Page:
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5 Inspiring Real-World Customer Loyalty Program Examples in B2B

October 30, 2023

Creating and implementing an effective customer loyalty program should be a deliberate and strategic process.

CustomerGauge research shows that while 60% of companies have some form of referral marketing in place, only 5% have a system that supports it.

This means that a large majority of companies run customer loyalty models without carefully assessing how well they work and whether they are in fact achieving their objectives of retaining customers and boosting revenue (many companies also neglect this second criterion — more on this in a minute).

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First, let’s look at a few examples of B2B loyalty programs that really work and why.

What Makes a Good Customer Loyalty Program?

Above all else, your customer loyalty program has to focus on understanding the why of customer retention.

Why do your customers stay? Why do they leave?

Uncovering the answers to these questions is best done through Net Promoter Score (NPS), one of the most widely used and effective tools in understanding the factors that drive customer retention. NPS is a simple survey that asks customers how likely they are to recommend your product or brand on a scale from 0 to 10.

The results of an NPS survey will help you to differentiate your detractors (red, who are likely to churn), from your passives (gray, who are less likely to churn) and your promoters (green, the loyal and enthusiastic customers you want to retain).

A good customer loyalty program uses this valuable data to inform its approach. A great customer loyalty program ties this information to your company’s revenue.

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At CustomerGauge, our Account Experience program helps you gather NPS data and use it to see the value and cost of the drivers that affect your customer experience.

This enables you to understand the return you get on investing in your customer experience, allowing you to be more tactical in how you identify, predict, and prevent churn.

What Are Some Good Customer Loyalty Program Examples?

Remember: there’s no one-size-fits-all approach to customer loyalty programs.

But with deep insights and a little creativity, the right program can make a meaningful difference to your business’s bottom line and sustainability.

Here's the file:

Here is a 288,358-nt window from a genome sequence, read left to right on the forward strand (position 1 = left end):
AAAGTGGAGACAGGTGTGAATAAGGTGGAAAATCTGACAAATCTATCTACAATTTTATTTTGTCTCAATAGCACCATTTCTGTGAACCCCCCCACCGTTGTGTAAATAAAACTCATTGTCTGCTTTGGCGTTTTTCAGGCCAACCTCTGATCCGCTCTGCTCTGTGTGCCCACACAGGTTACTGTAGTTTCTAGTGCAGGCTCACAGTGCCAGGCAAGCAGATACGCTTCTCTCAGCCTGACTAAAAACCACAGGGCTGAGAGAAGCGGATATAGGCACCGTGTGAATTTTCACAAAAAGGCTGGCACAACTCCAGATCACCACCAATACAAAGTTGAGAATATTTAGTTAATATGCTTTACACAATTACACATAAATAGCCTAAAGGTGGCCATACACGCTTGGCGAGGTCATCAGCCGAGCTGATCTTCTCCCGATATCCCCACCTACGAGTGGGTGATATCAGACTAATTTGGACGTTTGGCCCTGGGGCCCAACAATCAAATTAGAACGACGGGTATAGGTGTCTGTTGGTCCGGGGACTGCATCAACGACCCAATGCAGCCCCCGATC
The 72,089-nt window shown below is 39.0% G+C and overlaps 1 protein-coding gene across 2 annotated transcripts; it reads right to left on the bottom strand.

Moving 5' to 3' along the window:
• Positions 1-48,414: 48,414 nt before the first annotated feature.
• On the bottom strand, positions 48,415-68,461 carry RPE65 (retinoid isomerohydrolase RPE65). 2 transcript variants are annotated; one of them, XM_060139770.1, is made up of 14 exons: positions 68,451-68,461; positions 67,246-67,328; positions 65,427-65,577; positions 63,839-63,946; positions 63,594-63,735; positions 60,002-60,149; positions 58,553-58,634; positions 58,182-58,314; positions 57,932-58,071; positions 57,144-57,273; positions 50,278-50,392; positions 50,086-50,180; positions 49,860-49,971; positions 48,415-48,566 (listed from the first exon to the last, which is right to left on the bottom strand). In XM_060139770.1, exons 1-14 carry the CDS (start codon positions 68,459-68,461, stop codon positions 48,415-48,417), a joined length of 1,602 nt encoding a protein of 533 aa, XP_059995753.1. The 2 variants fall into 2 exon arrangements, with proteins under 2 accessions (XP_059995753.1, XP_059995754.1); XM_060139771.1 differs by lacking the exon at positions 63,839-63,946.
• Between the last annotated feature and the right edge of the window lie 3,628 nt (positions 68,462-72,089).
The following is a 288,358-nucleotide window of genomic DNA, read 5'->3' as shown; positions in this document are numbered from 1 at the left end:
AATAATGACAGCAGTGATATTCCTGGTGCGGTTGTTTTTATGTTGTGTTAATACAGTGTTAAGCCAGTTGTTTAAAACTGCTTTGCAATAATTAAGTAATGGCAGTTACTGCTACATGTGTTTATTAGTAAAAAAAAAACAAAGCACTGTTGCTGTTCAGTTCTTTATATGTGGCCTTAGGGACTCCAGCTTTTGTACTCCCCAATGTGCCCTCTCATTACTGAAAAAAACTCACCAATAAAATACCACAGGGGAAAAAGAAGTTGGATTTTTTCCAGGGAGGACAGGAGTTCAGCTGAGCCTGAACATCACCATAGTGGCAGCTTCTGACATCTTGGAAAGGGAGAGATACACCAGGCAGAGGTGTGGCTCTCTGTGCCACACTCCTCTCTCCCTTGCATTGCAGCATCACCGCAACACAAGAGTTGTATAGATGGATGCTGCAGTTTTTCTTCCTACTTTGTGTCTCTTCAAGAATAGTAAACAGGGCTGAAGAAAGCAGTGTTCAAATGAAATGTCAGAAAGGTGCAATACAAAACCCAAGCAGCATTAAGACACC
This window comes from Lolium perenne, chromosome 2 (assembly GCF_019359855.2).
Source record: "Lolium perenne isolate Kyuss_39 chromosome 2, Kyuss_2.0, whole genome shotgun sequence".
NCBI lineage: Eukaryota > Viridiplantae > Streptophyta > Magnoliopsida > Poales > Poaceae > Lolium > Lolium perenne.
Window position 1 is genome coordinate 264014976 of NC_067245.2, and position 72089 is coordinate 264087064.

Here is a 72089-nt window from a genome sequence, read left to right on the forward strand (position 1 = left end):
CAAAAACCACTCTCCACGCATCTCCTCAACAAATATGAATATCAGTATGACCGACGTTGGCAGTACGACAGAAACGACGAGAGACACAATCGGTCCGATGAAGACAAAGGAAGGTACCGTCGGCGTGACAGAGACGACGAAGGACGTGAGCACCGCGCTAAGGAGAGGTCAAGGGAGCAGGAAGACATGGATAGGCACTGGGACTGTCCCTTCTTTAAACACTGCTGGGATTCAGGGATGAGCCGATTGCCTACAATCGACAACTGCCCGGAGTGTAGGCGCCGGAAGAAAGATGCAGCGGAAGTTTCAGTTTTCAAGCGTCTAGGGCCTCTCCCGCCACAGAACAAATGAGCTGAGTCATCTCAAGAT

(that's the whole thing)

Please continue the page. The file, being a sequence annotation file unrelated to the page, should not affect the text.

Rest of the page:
Here are a few case studies that might guide and inspire you:

1. H&R Block Canada

To help H&R Block Canada leverage its promoters, CustomerGauge supported the relaunch of its “Refer a Friend” campaign. This program involved rewarding loyal customers who refer friends through an automated email system.

What set this program apart was that it didn’t just apply to new clients, as many referral programs do. Instead, it benefited all loyal clients equally, regardless of their NPS score.

Even customers who hadn’t yet completed the survey that H&R Block Canada had sent out qualified.

H&R Block

Within a four-month period, H&R Block Canada issued over half a million emails and received an open rate of 49% (according to Mailchimp, most marketing communication sees a 21% open rate, on average). And, the program grew by 13% year-on-year.

H&R Block Canada was also able to correlate its NPS data with the program. This helped the company learn more about its customer experiences and identify ways in which it could further secure its promoters, as well as limit the risk of churn among its detractors and passives!

2. Rehmann

When financial services provider Rehmann decided to implement CustomerGauge’s Account Experience platform, the team was striving to automate, monitor, report on, and improve their customer experience.

They knew that they needed a tool to deal with the omnichannel nature of their business.

By implementing NPS, Rehmann developed a customer loyalty and retention program that used customer feedback to guide and enhance its customers’ experience, shape services to retain customers and reduce churn, and offer ongoing support to customers through continued engagement.

Rehmann even managed to grow (and maintain) its NPS score to 79—well above the financial services industry average of 37.